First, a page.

Players that blatantly stage for free kicks should be, at the very least, rubbed out for a week. Essendon’s Leroy Jetta this week became the first AFL player to be charged with staging after all-too-easily going to ground in the second quarter of his club’s game with Richmond.
But while Jetta will miss this week’s game with GWS for a separate incident, his punishment for staging was a mere reprimand.
It wasn’t deemed an offence worthy of a stint on the sidelines.
Indeed, players found out are given a written reprimand for the first offence, then fines of $1600 and $2400 for further offences.
It’s crazy. Staging might seem like an innocent enough act, but this is just not good enough from the AFL.
Staging can affect umpire decision-making, it’s an ugly look for the sport, the fans absolutely hate it and, most important of all, it’s just not in the spirit of the game.
In incidents where it’s clear and obvious that a player has played for a free kick, without any substantial contact from an opponent, a reprimand is a weak excuse for a punishment.
Meagre punishments will do nothing to deter players from pushing the boundaries in the future. The threat of missing games would.
Now, it’s true that Jetta might now think twice the next time an opportunity to over-exaggerate presents itself. Given he’s on a warning, he probably won’t go there again.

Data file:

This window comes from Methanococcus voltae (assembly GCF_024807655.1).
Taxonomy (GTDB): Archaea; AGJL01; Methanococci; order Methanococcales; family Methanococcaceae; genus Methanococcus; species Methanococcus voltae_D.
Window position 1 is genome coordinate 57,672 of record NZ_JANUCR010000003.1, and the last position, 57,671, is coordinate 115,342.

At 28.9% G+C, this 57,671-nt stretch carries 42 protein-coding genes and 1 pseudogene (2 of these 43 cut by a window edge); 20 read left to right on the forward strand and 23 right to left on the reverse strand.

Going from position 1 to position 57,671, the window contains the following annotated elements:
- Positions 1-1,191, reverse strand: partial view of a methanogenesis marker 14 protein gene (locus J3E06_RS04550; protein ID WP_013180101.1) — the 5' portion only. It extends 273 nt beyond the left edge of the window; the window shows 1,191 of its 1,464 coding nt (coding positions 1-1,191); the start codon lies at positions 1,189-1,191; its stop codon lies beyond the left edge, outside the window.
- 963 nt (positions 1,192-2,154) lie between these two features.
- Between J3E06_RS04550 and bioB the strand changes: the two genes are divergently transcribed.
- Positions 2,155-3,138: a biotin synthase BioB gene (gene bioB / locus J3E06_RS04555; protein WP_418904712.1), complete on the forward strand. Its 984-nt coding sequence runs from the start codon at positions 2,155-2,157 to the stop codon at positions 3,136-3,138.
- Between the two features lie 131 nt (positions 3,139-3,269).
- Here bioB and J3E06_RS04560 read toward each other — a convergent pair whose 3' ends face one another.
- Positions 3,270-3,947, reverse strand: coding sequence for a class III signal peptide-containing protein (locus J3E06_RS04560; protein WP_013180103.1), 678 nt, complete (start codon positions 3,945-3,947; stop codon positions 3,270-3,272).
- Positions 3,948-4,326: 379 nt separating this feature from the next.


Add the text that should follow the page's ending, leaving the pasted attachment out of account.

But discouraging an individual player shouldn’t be the point. The point should be to discourage all players.
It’s not just the punishment that’s frustrating, either.
The fact Jetta is the first AFL player to be charged for staging makes it even worse. The rule has been in place since 2010.
Adrian Anderson summarised the mood of clubs late 2009 when he claimed they wanted the AFL to “stamp it out before it becomes a major problem”.
A video was released explaining the new rule with four examples of what was supposed to be targeted.
However, while we’ve all seen staging similar to what was in that video occur since, it’s taken until now for the match review panel to act and use its new powers.
The rule is a farce.
Throughout the 2010 season especially, there were numerous examples highlighted on footy TV shows that identified staging occurring, but the match review panel failed to address the issue.
Perhaps if it was addressed with a firm hand then, Jetta wouldn’t have dared do what he did Saturday night.
Instead, the problem continues.
And if the kids at home keep watching their heroes get away with it, it may continue for a long while yet.
See also: Original article at The Roar
Michael DiFabrizio is a journalism student at the University of Wollongong. As an AFL writer, he has been an expert columnist at The Roar since 2009 and has appeared in The Age and on ABC television and radio.